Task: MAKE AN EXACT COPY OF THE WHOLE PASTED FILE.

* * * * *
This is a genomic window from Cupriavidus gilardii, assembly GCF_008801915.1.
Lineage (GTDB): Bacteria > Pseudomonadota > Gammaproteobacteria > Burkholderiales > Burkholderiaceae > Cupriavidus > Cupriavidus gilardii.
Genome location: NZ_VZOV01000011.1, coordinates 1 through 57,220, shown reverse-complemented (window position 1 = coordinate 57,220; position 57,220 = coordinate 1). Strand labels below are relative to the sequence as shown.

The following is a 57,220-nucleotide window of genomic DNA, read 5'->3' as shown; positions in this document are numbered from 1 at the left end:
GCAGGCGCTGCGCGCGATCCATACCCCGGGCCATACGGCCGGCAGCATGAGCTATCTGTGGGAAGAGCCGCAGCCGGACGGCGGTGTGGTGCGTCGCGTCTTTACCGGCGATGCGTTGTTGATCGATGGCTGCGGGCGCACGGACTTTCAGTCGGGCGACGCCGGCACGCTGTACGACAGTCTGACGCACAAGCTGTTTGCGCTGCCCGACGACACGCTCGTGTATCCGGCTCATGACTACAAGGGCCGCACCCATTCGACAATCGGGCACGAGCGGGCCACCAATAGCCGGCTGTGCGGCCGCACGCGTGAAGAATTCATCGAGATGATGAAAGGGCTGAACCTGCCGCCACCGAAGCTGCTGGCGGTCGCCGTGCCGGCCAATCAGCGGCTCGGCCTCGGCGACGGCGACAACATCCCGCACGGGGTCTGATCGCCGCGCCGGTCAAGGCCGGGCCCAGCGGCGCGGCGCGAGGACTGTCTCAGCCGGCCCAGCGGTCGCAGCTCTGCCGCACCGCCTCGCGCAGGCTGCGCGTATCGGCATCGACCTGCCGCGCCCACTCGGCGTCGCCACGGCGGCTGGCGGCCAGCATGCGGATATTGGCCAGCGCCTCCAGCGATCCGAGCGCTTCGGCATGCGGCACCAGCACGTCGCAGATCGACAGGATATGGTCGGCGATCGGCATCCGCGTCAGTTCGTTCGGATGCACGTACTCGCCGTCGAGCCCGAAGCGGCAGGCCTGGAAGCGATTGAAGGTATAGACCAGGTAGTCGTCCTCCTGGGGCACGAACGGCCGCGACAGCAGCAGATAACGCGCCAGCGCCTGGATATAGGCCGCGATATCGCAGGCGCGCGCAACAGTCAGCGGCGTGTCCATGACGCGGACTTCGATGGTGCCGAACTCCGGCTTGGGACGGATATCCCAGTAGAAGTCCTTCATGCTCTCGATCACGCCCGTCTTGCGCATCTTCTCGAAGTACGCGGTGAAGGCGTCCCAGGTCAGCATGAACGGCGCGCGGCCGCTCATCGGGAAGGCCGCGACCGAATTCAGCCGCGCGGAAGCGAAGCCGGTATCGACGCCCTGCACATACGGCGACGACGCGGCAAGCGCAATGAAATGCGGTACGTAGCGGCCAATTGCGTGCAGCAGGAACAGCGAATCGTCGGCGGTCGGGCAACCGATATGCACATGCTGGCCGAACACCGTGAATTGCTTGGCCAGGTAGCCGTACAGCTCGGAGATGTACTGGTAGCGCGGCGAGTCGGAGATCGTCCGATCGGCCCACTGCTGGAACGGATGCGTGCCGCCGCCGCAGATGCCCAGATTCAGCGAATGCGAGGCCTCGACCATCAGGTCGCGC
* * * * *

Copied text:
This is a genomic window from Cupriavidus gilardii, assembly GCF_008801915.1.
Lineage (GTDB): Bacteria > Pseudomonadota > Gammaproteobacteria > Burkholderiales > Burkholderiaceae > Cupriavidus > Cupriavidus gilardii.
Genome location: NZ_VZOV01000011.1, coordinates 1 through 57,220, shown reverse-complemented (window position 1 = coordinate 57,220; position 57,220 = coordinate 1). Strand labels below are relative to the sequence as shown.

The following is a 57,220-nucleotide window of genomic DNA, read 5'->3' as shown; positions in this document are numbered from 1 at the left end:
GCAGGCGCTGCGCGCGATCCATACCCCGGGCCATACGGCCGGCAGCATGAGCTATCTGTGGGAAGAGCCGCAGCCGGACGGCGGTGTGGTGCGTCGCGTCTTTACCGGCGATGCGTTGTTGATCGATGGCTGCGGGCGCACGGACTTTCAGTCGGGCGACGCCGGCACGCTGTACGACAGTCTGACGCACAAGCTGTTTGCGCTGCCCGACGACACGCTCGTGTATCCGGCTCATGACTACAAGGGCCGCACCCATTCGACAATCGGGCACGAGCGGGCCACCAATAGCCGGCTGTGCGGCCGCACGCGTGAAGAATTCATCGAGATGATGAAAGGGCTGAACCTGCCGCCACCGAAGCTGCTGGCGGTCGCCGTGCCGGCCAATCAGCGGCTCGGCCTCGGCGACGGCGACAACATCCCGCACGGGGTCTGATCGCCGCGCCGGTCAAGGCCGGGCCCAGCGGCGCGGCGCGAGGACTGTCTCAGCCGGCCCAGCGGTCGCAGCTCTGCCGCACCGCCTCGCGCAGGCTGCGCGTATCGGCATCGACCTGCCGCGCCCACTCGGCGTCGCCACGGCGGCTGGCGGCCAGCATGCGGATATTGGCCAGCGCCTCCAGCGATCCGAGCGCTTCGGCATGCGGCACCAGCACGTCGCAGATCGACAGGATATGGTCGGCGATCGGCATCCGCGTCAGTTCGTTCGGATGCACGTACTCGCCGTCGAGCCCGAAGCGGCAGGCCTGGAAGCGATTGAAGGTATAGACCAGGTAGTCGTCCTCCTGGGGCACGAACGGCCGCGACAGCAGCAGATAACGCGCCAGCGCCTGGATATAGGCCGCGATATCGCAGGCGCGCGCAACAGTCAGCGGCGTGTCCATGACGCGGACTTCGATGGTGCCGAACTCCGGCTTGGGACGGATATCCCAGTAGAAGTCCTTCATGCTCTCGATCACGCCCGTCTTGCGCATCTTCTCGAAGTACGCGGTGAAGGCGTCCCAGGTCAGCATGAACGGCGCGCGGCCGCTCATCGGGAAGGCCGCGACCGAATTCAGCCGCGCGGAAGCGAAGCCGGTATCGACGCCCTGCACATACGGCGACGACGCGGCAAGCGCAATGAAATGCGGTACGTAGCGGCCAATTGCGTGCAGCAGGAACAGCGAATCGTCGGCGGTCGGGCAACCGATATGCACATGCTGGCCGAACACCGTGAATTGCTTGGCCAGGTAGCCGTACAGCTCGGAGATGTACTGGTAGCGCGGCGAGTCGGAGATCGTCCGATCGGCCCACTGCTGGAACGGATGCGTGCCGCCGCCGCAGATGCCCAGATTCAGCGAATGCGAGGCCTCGACCATCAGGTCGCGC